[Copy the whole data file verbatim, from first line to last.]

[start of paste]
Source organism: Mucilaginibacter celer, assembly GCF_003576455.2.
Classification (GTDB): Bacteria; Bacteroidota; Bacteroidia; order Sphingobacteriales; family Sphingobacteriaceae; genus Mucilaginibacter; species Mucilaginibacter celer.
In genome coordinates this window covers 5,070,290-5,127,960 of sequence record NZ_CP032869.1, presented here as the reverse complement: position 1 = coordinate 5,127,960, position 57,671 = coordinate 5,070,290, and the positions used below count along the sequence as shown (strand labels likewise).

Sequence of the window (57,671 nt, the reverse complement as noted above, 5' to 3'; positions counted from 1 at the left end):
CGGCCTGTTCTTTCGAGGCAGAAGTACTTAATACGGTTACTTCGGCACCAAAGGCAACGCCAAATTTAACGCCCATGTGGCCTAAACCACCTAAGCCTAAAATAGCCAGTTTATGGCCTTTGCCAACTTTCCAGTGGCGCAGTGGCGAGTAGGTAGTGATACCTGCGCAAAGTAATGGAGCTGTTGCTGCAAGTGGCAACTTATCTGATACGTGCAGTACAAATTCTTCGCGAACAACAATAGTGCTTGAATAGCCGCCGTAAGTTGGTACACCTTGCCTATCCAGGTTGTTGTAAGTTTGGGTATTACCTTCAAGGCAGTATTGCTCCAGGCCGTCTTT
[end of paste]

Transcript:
Source organism: Mucilaginibacter celer, assembly GCF_003576455.2.
Classification (GTDB): Bacteria; Bacteroidota; Bacteroidia; order Sphingobacteriales; family Sphingobacteriaceae; genus Mucilaginibacter; species Mucilaginibacter celer.
In genome coordinates this window covers 5,070,290-5,127,960 of sequence record NZ_CP032869.1, presented here as the reverse complement: position 1 = coordinate 5,127,960, position 57,671 = coordinate 5,070,290, and the positions used below count along the sequence as shown (strand labels likewise).

Sequence of the window (57,671 nt, the reverse complement as noted above, 5' to 3'; positions counted from 1 at the left end):
CGGCCTGTTCTTTCGAGGCAGAAGTACTTAATACGGTTACTTCGGCACCAAAGGCAACGCCAAATTTAACGCCCATGTGGCCTAAACCACCTAAGCCTAAAATAGCCAGTTTATGGCCTTTGCCAACTTTCCAGTGGCGCAGTGGCGAGTAGGTAGTGATACCTGCGCAAAGTAATGGAGCTGTTGCTGCAAGTGGCAACTTATCTGATACGTGCAGTACAAATTCTTCGCGAACAACAATAGTGCTTGAATAGCCGCCGTAAGTTGGTACACCTTGCCTATCCAGGTTGTTGTAAGTTTGGGTATTACCTTCAAGGCAGTATTGCTCCAGGCCGTCTTT